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Winer, J.A. (2002). Psychoanalytic Case Formulation: Nancy McWilliams NY: The Guilford Press. 2000. Pp. 240.. Int. J. Psycho-Anal., 83(1):283-284.

(2002). International Journal of Psycho-Analysis, 83(1):283-284

Psychoanalytic Case Formulation: Nancy McWilliams NY: The Guilford Press. 2000. Pp. 240.

Review by:
Jerome A. Winer, M.D.

These are times when we speak of psychoanalytic theories rather than psychoanalytic theory, and psychoanalytic techniques rather than technique. We also have empirical research findings to illuminate our understanding or perhaps to confuse us. An individual clinician must select and integrate the relevant factors in each case he or she sees. No wonder case formulation can be daunting to even the most experienced psychoanalytic psychotherapist. Thanks to Nancy McWilliams we have a readable text to teach students psychodynamic case formulation, one well sprinkled with clinical ‘pearls’ gained from the author's own extensive experience doing psychotherapy and psychoanalysis.

McWilliams aims to teach what is usually passed on through supervision. She writes to instruct the reader how to sail through the narrow strait between the Scylla of DSM diagnosis called for by third-party payers and the Charybdis of an irresponsible subjectivity that claims case formulation is unnecessarily academic. A professor of psychology, McWilliams also hopes to bring psychoanalytic ideas into classrooms where they have not been welcome previously. She is mindful of the limitations of assessment and treatment. She takes the position that part of a dynamic formulation is recognising those patients who cannot be treated with even the most encompassing psychodynamic approaches.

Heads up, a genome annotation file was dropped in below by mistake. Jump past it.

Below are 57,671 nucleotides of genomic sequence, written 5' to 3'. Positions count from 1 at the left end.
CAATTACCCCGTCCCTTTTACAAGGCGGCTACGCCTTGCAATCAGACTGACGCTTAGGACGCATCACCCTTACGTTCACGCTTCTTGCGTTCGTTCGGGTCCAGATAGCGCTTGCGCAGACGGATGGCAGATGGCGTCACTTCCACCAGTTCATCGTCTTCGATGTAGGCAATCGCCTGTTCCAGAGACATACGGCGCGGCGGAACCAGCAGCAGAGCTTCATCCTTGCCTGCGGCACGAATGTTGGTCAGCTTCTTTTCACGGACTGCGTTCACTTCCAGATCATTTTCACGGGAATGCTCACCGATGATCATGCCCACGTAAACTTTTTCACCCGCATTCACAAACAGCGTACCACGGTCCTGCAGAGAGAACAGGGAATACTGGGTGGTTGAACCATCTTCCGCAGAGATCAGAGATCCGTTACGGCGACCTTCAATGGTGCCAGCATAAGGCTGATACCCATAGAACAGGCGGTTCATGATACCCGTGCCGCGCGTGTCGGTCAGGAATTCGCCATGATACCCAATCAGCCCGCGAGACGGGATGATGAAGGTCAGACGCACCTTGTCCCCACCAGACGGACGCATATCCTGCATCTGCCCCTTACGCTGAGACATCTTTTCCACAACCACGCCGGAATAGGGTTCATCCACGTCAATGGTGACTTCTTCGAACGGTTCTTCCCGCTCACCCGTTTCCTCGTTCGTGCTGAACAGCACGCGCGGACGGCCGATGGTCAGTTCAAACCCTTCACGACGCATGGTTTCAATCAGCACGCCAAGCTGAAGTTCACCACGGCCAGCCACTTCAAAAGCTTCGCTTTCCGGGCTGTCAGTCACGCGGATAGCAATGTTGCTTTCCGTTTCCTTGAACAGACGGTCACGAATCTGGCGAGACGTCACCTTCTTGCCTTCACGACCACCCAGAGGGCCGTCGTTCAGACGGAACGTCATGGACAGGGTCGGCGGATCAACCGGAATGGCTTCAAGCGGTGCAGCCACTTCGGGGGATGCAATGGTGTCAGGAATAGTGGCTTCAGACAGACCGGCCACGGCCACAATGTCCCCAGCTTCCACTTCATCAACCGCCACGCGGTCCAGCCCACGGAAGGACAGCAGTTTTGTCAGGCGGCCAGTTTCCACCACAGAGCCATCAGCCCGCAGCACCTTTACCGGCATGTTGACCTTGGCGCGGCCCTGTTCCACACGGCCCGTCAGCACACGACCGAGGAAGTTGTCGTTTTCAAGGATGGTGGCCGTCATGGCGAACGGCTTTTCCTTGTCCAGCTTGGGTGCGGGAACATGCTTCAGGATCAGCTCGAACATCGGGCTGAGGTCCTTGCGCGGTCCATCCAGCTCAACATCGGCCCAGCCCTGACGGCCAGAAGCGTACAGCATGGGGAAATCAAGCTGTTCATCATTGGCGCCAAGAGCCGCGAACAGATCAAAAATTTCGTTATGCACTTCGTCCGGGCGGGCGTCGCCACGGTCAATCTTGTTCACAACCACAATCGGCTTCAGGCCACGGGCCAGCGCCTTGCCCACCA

McWilliams believes that it is more important for the clinician to understand people than to master specific treatment techniques (p.

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